HIV infection has been reduced globally: Speaker

HIV infection has been reduced globally: Speaker


Speakers at a press conference yesterday cautioned though HIV infection has been reduced globally, including in Bangladesh, the country has certain groups who are vulnerable to HIV infection and there is a chance of spreading it through them.They termed media role imperative for to create awareness for prevention of the deadly disease and saving people from dangerous consequence.

The speakers said the HIV is more prevalent among those who inject drugs, migrant workers, sex workers, men who have sex with men and members of the transgender community in our country.

Target groups need special attention and they should be provided with necessary services, they observed, calling for increasing financial allocation for successful HIV prevention programme they said.

The HIV affected people also easily fall to tuberculosis (TB) as they lost immunity. TB is still a health burden to us. Screening is required in this regard, they added.

Dhaka Ahsania Mission (DAM) organized the media briefing at its Dhanmondi office with support from Save the Children.

Director General of Press Institute of Bangladesh (PIB) Mohammad Shah Alamgir Hossain attended the programme as the chief guest with DAM President Kazi Rafiqul Alam in the chair. Deputy Director of Save the Children Sheikh Masudul Alam presented the key-note paper at the briefing. Deputy Director of DAM Iqbal Masud and others also spoke on the occasion. The media briefing was arranged ahead of the World AIDS Day to be observed on December 1.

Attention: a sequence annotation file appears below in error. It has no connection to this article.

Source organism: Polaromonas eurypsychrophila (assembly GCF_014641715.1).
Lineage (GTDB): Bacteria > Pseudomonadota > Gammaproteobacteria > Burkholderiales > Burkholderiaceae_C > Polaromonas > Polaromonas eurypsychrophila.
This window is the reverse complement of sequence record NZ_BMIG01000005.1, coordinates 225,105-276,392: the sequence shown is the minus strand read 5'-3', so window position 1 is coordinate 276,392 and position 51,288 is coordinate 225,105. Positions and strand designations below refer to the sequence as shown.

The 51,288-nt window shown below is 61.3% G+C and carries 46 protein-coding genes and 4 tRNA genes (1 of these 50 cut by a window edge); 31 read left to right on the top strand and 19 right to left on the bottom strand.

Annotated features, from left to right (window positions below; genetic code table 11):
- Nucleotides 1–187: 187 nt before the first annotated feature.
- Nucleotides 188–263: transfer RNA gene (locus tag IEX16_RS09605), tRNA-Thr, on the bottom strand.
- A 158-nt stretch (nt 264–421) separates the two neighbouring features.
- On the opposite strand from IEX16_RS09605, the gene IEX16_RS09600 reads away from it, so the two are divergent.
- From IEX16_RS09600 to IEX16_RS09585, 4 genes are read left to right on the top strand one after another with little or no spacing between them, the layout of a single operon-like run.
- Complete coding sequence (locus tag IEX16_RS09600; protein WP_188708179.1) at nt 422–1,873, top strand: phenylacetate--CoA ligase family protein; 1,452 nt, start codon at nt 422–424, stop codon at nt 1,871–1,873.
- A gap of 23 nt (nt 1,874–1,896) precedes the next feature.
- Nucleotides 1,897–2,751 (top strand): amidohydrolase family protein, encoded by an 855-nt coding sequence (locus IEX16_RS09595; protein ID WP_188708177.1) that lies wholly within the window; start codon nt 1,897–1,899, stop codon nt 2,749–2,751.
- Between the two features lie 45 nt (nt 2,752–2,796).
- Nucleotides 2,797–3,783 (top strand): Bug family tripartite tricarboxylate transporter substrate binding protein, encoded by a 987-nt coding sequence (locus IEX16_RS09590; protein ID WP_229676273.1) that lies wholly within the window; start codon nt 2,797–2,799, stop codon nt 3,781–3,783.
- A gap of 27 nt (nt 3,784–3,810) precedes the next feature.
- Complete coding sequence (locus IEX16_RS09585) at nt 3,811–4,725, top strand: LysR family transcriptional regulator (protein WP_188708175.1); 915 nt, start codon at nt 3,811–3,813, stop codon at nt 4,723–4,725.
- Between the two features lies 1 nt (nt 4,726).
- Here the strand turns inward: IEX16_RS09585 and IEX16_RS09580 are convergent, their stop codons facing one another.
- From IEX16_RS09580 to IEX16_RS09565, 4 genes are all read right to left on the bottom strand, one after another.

Citing a report of UNAIDS, Sheikh Masudul Alam said globally, 36.9 million people are living with HIV and new HIV infections among adults and children were estimated at 2 million in 2014, a 35 per cent decline since the year 2000.

In Bangladesh in 2014, it was estimated that 8,900 people are living with HIV. There were 433 new infections reported in 2014. Of them, 563 died. In 2014, it was estimated that 309 children (aged 0-14 years) were living with HIV and the estimated number of new infections among children was 63. The children have been infected mainly by mother to child transmission, he said.

It could not be known regarding the HIV prevalence among Bangladesh’s young people. It was estimated for 2014 that 799 young people were living with HIV. The reported number of new cases of HIV in 2014 was 58. In Bangladesh, women accounted for 30% of newly reported cases, said Alam.

Shah Alamgir Hossain called for expanding coverage, quality and comprehensiveness of interventions for vulnerable people at the highest risk of HIV.

He also called for building the capacity of the government and NGOs at national and district level to scale up standardized and high quality interventions to monitor and improve coverage and quality and to improve coordination.

“Community-based HIV prevention and treatment interventions by including most marginalized groups need to be scaled up and made available to hard-to-reach/hidden groups of key populations” he added.

Kazi Rafiqul Alam put emphasised on the need for Public-private partnership was also stressed in containing HIV.

He also underscored on continuing care, treatment and support for people living with HIV, adding that priority should be given to case detection through HIV testing, counseling and other means need to be expanded. Prejudice over HIV is still high in the country.


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